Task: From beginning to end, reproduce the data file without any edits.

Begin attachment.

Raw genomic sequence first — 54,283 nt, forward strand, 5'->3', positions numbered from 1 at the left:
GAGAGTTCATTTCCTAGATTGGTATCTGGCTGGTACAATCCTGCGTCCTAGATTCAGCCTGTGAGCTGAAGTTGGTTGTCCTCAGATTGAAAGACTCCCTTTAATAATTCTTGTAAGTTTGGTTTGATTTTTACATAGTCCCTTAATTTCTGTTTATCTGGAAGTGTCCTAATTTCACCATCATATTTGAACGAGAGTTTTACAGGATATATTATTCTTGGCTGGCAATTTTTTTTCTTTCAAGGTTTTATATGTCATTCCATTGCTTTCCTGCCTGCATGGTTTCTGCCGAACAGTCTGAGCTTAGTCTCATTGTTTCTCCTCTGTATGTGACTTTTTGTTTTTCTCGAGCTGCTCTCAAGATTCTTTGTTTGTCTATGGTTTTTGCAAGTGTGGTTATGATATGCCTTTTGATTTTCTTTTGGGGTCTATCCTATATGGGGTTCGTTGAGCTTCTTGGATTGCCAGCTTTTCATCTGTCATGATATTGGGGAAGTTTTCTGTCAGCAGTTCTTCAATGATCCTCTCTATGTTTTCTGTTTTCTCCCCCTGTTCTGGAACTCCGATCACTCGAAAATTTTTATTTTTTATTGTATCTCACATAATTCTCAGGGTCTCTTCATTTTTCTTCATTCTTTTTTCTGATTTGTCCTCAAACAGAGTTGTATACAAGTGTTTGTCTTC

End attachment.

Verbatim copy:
Raw genomic sequence first — 54,283 nt, forward strand, 5'->3', positions numbered from 1 at the left:
GAGAGTTCATTTCCTAGATTGGTATCTGGCTGGTACAATCCTGCGTCCTAGATTCAGCCTGTGAGCTGAAGTTGGTTGTCCTCAGATTGAAAGACTCCCTTTAATAATTCTTGTAAGTTTGGTTTGATTTTTACATAGTCCCTTAATTTCTGTTTATCTGGAAGTGTCCTAATTTCACCATCATATTTGAACGAGAGTTTTACAGGATATATTATTCTTGGCTGGCAATTTTTTTTCTTTCAAGGTTTTATATGTCATTCCATTGCTTTCCTGCCTGCATGGTTTCTGCCGAACAGTCTGAGCTTAGTCTCATTGTTTCTCCTCTGTATGTGACTTTTTGTTTTTCTCGAGCTGCTCTCAAGATTCTTTGTTTGTCTATGGTTTTTGCAAGTGTGGTTATGATATGCCTTTTGATTTTCTTTTGGGGTCTATCCTATATGGGGTTCGTTGAGCTTCTTGGATTGCCAGCTTTTCATCTGTCATGATATTGGGGAAGTTTTCTGTCAGCAGTTCTTCAATGATCCTCTCTATGTTTTCTGTTTTCTCCCCCTGTTCTGGAACTCCGATCACTCGAAAATTTTTATTTTTTATTGTATCTCACATAATTCTCAGGGTCTCTTCATTTTTCTTCATTCTTTTTTCTGATTTGTCCTCAAACAGAGTTGTATACAAGTGTTTGTCTTC